Washington — Declaring that ''the country is in trouble,'' Rep. Henry S. Reuss (D) of Wisconsin proposes a three-part plan to resolve the budget crisis: (1) repeal the 1983 tax cut of 10 percent to help balance the budget; (2) hold down military spending to the level of past years; and (3) order the Federal Reserve System to adjust interest rates downward.
The influential chairman of the Joint Economic Committee, a 27-year veteran of Congress, would tie his proposals to the coming congressional budget resolution that must be approved not later than May 15.
The Reuss proposal, made here in testimony before the Senate Budget Committee , represents an effort to take over the initiative in the budget fight from the White House, on a nonpartisan basis. It would also assert the authority of Congress over the Federal Reserve System, which is a creature of Congress, although it acts independently to raise and lower interest rates.
The Reuss move indicates the uneasiness in Congress and the trend toward bipartisanship in legislative leadership. Congress faces two deadlines: It must pass the first budget resolution setting the course for the year, and it must increase the debt ceiling, now over $1 trillion.
Reuss is worried that Congress won't be able to work out a bipartisan budget resolution by early May, which ''would court an extraordinary peril.'' In the absence of a bipartisan alternative to the Reagan budget, the resolution to extend the debt ceiling will become ''a referendum on the economic performance of the administration,'' he warns. He says the administration ''will fail'' in such a referendum. Faced with this threat, the influential Joint Economic Committee chairman wants Congress to take matters into its own hands on a nonpartisan basis.
Speaking as an influential member of one legislative branch, Mr. Reuss told the powerful budget committee of the other branch that the country is heading into an emergency and that all parties ''must come to the rescue of the nation's beleaguered economy within the next 60 days.''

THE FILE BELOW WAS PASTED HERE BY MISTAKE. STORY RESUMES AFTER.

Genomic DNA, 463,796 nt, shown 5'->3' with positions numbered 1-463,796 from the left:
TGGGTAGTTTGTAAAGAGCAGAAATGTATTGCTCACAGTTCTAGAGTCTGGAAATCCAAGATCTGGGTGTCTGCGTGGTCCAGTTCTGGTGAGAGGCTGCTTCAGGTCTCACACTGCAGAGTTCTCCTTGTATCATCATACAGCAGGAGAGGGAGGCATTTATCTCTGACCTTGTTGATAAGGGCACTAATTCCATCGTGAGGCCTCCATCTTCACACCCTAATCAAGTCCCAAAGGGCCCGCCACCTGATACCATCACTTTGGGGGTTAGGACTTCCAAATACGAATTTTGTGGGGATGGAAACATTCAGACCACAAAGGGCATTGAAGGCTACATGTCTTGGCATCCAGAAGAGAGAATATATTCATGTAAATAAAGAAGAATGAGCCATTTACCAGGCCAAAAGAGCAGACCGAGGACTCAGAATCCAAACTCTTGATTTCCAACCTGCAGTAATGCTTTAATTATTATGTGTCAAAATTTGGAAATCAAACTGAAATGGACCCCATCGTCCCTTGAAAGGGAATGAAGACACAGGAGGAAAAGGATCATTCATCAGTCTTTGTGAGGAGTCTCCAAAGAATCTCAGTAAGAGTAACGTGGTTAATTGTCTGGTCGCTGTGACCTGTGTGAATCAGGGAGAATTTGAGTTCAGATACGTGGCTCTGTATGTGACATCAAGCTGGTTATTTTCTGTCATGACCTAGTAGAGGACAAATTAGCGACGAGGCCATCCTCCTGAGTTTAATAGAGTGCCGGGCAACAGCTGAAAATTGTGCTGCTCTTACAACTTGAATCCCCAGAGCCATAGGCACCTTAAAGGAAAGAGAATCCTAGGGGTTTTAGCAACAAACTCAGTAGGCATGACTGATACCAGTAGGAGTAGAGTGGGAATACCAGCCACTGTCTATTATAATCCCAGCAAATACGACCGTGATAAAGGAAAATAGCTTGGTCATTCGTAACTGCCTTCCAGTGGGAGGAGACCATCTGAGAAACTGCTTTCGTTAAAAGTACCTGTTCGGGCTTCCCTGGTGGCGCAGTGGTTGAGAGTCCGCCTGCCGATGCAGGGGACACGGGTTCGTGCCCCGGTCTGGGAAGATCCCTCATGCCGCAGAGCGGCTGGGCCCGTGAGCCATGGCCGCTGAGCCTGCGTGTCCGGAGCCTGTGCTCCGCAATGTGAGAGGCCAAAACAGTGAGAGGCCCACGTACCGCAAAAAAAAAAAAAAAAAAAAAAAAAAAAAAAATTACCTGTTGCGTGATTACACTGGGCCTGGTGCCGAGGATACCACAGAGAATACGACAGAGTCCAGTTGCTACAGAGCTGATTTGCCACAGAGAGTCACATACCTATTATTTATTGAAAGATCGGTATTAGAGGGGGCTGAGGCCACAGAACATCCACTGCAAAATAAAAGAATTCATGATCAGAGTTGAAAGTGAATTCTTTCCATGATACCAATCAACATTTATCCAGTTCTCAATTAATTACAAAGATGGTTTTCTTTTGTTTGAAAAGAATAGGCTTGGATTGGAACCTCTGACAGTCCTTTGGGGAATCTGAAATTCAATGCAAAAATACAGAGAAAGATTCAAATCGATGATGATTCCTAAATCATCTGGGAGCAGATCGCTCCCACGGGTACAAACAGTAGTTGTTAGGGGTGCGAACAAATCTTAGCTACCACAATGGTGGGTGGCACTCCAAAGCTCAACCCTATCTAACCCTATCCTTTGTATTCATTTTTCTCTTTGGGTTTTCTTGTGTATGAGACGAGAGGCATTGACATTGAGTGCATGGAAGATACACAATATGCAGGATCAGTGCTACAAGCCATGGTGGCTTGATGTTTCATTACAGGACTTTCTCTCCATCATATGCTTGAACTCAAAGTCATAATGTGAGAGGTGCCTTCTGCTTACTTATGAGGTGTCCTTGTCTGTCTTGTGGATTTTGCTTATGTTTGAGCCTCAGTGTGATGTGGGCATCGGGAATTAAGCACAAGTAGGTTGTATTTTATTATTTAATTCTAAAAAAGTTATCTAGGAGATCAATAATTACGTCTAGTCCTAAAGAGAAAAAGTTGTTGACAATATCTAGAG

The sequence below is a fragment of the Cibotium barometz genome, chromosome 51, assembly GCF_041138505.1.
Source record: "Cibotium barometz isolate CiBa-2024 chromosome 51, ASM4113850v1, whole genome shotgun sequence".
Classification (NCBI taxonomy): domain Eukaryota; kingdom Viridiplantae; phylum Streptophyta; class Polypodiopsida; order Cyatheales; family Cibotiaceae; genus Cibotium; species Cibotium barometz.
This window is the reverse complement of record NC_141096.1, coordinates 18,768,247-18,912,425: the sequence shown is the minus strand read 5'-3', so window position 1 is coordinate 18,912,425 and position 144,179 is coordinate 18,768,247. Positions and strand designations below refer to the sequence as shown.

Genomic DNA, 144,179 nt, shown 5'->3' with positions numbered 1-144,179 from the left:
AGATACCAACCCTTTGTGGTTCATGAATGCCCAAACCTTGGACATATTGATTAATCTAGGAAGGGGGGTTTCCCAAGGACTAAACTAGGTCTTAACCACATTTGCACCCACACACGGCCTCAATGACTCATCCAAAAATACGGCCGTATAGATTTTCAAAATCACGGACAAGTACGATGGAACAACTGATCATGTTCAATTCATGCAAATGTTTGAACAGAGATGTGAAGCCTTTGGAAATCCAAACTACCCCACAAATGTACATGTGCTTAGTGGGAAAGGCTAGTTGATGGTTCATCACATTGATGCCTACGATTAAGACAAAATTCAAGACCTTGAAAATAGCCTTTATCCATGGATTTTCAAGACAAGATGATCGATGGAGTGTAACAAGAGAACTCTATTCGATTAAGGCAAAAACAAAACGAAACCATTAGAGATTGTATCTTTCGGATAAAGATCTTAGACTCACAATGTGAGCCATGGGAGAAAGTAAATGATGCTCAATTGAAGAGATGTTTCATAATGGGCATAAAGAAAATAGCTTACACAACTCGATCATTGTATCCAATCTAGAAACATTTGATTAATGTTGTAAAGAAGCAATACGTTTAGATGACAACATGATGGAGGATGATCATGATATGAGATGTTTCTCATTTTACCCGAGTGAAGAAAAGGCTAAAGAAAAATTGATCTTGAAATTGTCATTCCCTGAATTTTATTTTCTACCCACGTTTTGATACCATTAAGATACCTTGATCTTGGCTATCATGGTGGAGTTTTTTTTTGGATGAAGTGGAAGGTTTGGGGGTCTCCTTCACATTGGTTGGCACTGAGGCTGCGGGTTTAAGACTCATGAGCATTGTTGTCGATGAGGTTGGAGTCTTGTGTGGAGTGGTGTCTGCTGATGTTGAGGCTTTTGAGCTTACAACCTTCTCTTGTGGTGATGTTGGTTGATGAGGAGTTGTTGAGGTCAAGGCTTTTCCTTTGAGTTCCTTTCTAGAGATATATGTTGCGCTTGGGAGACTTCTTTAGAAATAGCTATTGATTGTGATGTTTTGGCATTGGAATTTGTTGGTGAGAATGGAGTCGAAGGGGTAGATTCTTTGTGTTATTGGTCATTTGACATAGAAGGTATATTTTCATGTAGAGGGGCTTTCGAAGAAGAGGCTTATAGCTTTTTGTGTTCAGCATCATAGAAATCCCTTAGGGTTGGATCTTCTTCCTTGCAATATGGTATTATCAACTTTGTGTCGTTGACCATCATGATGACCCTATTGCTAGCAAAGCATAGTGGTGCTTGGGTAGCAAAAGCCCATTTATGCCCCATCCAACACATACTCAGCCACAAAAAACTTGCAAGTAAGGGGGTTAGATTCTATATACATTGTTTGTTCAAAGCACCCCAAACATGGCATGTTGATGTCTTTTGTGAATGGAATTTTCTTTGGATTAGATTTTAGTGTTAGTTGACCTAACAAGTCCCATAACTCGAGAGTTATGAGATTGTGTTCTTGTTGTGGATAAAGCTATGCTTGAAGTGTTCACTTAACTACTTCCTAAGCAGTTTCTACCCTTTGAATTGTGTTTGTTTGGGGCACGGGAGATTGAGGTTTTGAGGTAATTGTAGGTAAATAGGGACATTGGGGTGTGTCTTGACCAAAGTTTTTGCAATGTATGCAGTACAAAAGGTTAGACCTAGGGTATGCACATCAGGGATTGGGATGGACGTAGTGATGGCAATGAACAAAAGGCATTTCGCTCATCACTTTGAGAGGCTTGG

The most controversial Reuss proposal is the plan to reassert legislative authority over quasi-independent Federal Reserve System. As the executive and legislative branches have piled up inflationary deficits over the years, the Fed has put on the monetary brakes by increasing interest rates.
The price of the discipline imposed by the Fed has been a slowed economy and higher unemployment, now threatening to go shortly over 9 percent. The situation is coming to a head with the President's call for lower taxes, higher arms expenditures, and big deficits. Reuss acknowledges reluctance to interfere. His proposal is to order the Fed to ''relax'' its tight money policy and stretch out its targets of control from a one-year to a two-year basis.
He asks Congress to adopt the following resolution as a signal to the Fed:
''The Federal Reserve shall adjust the monetary targets in effect for 1982, so as to permit interest rates to fall. Should changing economic conditions render a departure from this directive desirable, the Federal Reserve should so report to the two banking committees of the Congress.''
In effect, Reuss is leading a drive to reduce the independence that Congress delegates to the Fed. ''I do not offer this language lightly,'' he told the Senate Budget Committee.
But ''it is my belief,'' he added, ''that if we do not act now to change the course of monetary policy as well as that of taxes and spending, we invite far greater legislative risks in the near future.''